Pros: It’s hard to imagine a kid unimaginative enough not to be intrigued by this mystery (and gobsmacked that in 1971 you could walk into an airport with a bomb, buy a ticket for $20, and saunter onto a plane unchecked). The graphic format is appealing, but it’s also well-written nonfiction, with theories put forth and then carefully debunked, primary documents, and an impressive list of sources. Look for book 2, Jailbreak at Alcatraz, coming in early September.
Cons: The font, designed to look like it was made with a typewriter that needs a new ribbon, feels authentic but is not necessarily the easiest for kids to read.
Summary: “All across this great big world/jobs are getting done/by many hands in many lands./It takes much more than one.” An architect designs a building, but other workers build it. Likewise for engineers, scientists, authors and illustrators: their ideas are just the beginning, and it is up to thousands of other workers to make the dream a reality. “So when you see a bicycle, a playground, house, or shoe, remember all the someones who helped make a dream come true.” 48 pages; ages 4-8.
Pros: The rhyming text and beautiful illustrations show a diverse group of workers who provide the hands-on skills necessary to plan and execute someone’s vision. This would make a great book for Labor Day to celebrate all kinds of workers.
Cons: Seems like the creative minds are generally valued more than the hands-on builders. (I guess that’s why Lisa Wheeler wrote this book).
Summary: These two books arrived in the library for me from interlibrary loan land on the same day. Walking Toward Peace is the story of Mildred Lisette Norman, who had a vision of walking across the U.S. advocating for peace in the aftermath of World War II. She changed her name to Peace Pilgrim, and from 1953 until her death in 1981, walked through all 50 states, handing out flyers and talking to people about ending war and living in peace. Remarkably, she never carried any money with her, relying on her knowledge of outdoor living and, to a great extent, the kindness of people she encountered on the road.
Peace draws on Baptiste and Miranda Paul’s experiences growing up in war-torn Mozambique. With simple rhyming text (“Peace is pronouncing your friend’s name correctly/Peace means we talk to each other directly”) and pictures of kids and animals living harmoniously, the book offers concrete actions for fostering peace. The authors’ note explains how war affects not only humans, but animals and the natural world as well. Both books are 40 pages and recommended for ages 4-8.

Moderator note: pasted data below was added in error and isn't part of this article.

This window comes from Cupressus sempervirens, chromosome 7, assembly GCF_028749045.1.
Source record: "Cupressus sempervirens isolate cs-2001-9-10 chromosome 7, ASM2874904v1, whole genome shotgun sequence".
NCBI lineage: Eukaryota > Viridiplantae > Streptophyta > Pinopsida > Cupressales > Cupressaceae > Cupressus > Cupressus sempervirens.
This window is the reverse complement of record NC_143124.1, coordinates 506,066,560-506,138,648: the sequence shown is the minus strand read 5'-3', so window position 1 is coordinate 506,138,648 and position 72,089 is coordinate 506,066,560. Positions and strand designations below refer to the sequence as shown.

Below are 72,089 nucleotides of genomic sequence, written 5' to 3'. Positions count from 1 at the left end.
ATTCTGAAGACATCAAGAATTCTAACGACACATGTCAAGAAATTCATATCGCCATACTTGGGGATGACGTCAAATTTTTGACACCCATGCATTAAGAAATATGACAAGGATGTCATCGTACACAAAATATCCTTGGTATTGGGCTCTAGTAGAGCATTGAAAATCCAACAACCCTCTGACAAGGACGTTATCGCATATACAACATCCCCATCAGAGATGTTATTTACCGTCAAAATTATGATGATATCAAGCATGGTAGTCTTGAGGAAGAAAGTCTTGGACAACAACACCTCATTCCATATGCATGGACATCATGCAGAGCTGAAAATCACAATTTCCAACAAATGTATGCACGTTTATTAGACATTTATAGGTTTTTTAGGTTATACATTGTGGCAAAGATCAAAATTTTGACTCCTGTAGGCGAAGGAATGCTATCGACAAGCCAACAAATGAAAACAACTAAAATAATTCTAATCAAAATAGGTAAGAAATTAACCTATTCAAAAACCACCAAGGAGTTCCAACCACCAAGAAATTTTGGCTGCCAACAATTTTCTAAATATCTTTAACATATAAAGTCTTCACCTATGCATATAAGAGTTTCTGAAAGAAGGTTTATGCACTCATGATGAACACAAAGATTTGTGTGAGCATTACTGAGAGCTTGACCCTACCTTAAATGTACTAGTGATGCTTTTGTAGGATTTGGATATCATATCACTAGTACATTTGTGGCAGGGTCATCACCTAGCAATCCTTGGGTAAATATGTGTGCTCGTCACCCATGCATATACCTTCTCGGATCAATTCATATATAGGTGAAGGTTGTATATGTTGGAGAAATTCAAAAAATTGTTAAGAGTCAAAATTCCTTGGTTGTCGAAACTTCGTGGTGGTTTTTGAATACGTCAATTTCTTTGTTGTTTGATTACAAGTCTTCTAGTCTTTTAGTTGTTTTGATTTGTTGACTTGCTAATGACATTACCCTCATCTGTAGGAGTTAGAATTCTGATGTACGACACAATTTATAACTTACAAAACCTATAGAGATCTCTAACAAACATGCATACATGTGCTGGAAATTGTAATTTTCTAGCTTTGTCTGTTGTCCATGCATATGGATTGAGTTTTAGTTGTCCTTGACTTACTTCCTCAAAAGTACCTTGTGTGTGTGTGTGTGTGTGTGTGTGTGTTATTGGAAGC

Pros: I’ve heard about Peace Pilgrim for years, so I was happy to learn about this new book. Her story is sure to intrigue both children and adults, and is a moving testimony to following your own path in life (literally, in her case). Peace would make a great follow-up book to read, with its emphasis on how peace is important to animals as well as humans, something that will resonate with a lot of kids. I loved the simple actions described, and the illustrations, especially the beautiful tree on the endpapers, with the word “peace” written in different languages on its leaves.
Cons: It seems like an ironic bummer that Peace Pilgrim was killed in an accident while riding in a car at the age of 72, and did not live to see the end of the Cold War.
Summary: When the crates containing the pieces of the Statue of Liberty arrived in New York, there was one problem: the pedestal for the statue was only half-built, and there didn’t seem to be much interest in raising the $100,000 needed to complete it. Then Joseph Pulitzer, an immigrant himself and owner of the New York World newspaper, wrote in his paper, “Let us not wait for the millionaires to give money. [The Statue of Liberty] is a gift of the whole people of France to the whole people of America.” The “whole people of America”, including many children, rose to the occasion, sending the pennies and dollars that they could afford to build the pedestal. By August, the full amount had been raised from 120,000 donors, and on October 28, 1886, about a million people came to New York to celebrate the new statue. Includes a timeline, additional facts about the Statue of Liberty, a bibliography of books and websites, and two pages of photos and a map. 40 pages; grades K-4.